|language design tradeoffs email@example.com (1992-09-07)|
|Re: language design tradeoffs firstname.lastname@example.org (1992-09-17)|
|Operator Overloading and Meta-Operators email@example.com (1992-09-22)|
|From:||firstname.lastname@example.org (Lawrence Crowl)|
|Organization:||Oregon State University, Corvallis Oregon|
|Date:||Tue, 22 Sep 1992 00:14:50 GMT|
email@example.com (Bradley K. Sherman) writes:
> 3) No macros or overloading. Sorry, but x + y means add y to x.
I do not want it to mean place object y on window x.
Which add where you refering to? Fixed-length integer add,
variable-length integer add, fixed point add, floating point add, double
precision floating point add, complex add, rational add, interval add,
boolean add, vector of floats add, matrix of floats add, or something
I don't think we can avoid overloading, especially given the increased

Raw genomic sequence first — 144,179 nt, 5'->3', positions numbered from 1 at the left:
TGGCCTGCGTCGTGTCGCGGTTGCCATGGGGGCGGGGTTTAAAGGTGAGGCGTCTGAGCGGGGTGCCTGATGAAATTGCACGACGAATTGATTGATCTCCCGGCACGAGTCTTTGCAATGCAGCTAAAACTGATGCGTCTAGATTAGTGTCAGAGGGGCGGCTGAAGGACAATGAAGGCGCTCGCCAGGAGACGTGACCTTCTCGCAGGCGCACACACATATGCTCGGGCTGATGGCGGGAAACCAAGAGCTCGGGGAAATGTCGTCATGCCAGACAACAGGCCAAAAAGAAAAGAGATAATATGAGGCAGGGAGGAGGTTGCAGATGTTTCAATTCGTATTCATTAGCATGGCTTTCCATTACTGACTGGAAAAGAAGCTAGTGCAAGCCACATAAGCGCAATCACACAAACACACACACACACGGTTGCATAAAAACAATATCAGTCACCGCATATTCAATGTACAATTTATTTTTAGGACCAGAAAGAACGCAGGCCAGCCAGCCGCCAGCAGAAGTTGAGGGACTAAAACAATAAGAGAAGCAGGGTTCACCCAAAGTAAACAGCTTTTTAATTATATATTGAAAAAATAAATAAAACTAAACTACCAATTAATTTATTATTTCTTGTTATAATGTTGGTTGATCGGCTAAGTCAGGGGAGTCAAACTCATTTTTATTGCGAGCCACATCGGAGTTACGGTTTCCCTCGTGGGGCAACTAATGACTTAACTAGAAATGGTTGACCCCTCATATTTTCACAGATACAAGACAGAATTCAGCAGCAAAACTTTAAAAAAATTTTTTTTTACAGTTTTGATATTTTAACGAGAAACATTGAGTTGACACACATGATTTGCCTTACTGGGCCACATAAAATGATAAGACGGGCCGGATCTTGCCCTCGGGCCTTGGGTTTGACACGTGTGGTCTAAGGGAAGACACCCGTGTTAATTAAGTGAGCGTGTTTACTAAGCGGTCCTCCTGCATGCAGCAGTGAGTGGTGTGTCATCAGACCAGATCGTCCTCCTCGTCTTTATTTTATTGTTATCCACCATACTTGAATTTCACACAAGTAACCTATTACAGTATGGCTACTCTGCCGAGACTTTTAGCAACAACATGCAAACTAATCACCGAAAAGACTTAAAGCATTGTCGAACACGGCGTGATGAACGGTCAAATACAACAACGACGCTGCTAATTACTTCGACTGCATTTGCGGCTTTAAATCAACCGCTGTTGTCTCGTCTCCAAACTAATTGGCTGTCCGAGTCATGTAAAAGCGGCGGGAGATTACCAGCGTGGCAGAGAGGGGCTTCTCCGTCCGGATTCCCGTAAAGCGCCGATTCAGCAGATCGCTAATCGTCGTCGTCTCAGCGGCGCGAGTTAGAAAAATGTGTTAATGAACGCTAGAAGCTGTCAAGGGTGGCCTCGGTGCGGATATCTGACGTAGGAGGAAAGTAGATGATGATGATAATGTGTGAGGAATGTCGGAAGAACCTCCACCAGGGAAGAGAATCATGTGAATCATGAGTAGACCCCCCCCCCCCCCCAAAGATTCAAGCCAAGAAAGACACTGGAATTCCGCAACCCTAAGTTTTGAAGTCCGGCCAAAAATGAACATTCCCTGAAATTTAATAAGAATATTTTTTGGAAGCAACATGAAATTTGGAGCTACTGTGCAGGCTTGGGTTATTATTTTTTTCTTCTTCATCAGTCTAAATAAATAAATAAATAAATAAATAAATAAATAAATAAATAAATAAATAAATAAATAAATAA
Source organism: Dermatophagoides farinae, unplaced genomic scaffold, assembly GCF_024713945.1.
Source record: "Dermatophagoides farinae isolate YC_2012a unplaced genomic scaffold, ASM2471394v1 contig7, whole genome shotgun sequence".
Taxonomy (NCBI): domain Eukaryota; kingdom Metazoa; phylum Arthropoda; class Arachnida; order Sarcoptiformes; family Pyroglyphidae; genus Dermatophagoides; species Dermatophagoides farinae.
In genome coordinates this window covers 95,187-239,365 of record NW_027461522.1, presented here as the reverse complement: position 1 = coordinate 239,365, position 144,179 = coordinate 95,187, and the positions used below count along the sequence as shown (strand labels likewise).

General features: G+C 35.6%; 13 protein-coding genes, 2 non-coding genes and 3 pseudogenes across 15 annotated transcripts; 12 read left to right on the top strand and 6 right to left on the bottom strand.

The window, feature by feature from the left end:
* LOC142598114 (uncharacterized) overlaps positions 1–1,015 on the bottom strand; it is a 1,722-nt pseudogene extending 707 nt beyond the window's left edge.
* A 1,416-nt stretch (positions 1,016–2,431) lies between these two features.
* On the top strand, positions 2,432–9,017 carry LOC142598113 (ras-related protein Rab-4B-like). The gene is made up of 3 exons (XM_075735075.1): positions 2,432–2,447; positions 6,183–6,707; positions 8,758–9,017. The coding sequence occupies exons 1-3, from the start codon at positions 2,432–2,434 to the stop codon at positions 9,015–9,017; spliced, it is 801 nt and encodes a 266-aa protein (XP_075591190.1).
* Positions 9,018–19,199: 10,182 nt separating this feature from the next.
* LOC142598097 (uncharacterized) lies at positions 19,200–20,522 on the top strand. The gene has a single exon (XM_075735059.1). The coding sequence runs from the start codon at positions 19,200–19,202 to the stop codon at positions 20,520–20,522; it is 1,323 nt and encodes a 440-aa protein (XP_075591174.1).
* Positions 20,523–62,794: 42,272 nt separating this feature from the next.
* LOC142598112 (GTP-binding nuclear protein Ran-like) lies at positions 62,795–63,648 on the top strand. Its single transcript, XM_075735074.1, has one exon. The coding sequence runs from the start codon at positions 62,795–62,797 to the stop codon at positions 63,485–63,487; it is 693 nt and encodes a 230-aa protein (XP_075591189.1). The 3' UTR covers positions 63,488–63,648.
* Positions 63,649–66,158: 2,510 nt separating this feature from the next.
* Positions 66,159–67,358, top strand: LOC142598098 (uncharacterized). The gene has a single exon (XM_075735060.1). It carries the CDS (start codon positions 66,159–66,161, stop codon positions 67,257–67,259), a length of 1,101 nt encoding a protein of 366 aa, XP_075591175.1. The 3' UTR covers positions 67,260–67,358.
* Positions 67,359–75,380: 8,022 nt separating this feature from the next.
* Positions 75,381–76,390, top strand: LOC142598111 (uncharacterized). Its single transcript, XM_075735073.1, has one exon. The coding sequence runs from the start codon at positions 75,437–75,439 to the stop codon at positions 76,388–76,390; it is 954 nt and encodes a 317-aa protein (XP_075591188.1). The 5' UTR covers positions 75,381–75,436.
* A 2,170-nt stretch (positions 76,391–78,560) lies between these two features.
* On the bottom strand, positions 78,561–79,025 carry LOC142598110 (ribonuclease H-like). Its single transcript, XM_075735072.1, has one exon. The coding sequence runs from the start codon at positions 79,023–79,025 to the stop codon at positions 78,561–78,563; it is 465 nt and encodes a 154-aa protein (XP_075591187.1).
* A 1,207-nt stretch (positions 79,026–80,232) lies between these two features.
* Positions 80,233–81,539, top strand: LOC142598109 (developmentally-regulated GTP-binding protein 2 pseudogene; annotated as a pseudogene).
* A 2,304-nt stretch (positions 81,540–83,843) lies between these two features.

number of "primitive" numeric types. What we probably can do is ask that
such operators all obey a reasonable set of arithmetic properties, e.g.
commutivity and associativity.
Mathematics has many such "meta-operators", and the use of "+" to signify
"the appropriate one" doesn't appear to be too much of a problem.
Programming languages have a more difficult task, but still it would be
useful if the programming community had more widely recognized
meta-operations like "put this item into that data structure", so that
programmers can use operators for common operations and still not suprise
other programmers by their choice of operator.
Lawrence Crowl 503-737-2554 Computer Science Department
firstname.lastname@example.org Oregon State University
...!hplabs!hp-pcd!orstcs!crowl Corvallis, Oregon, 97331-3202
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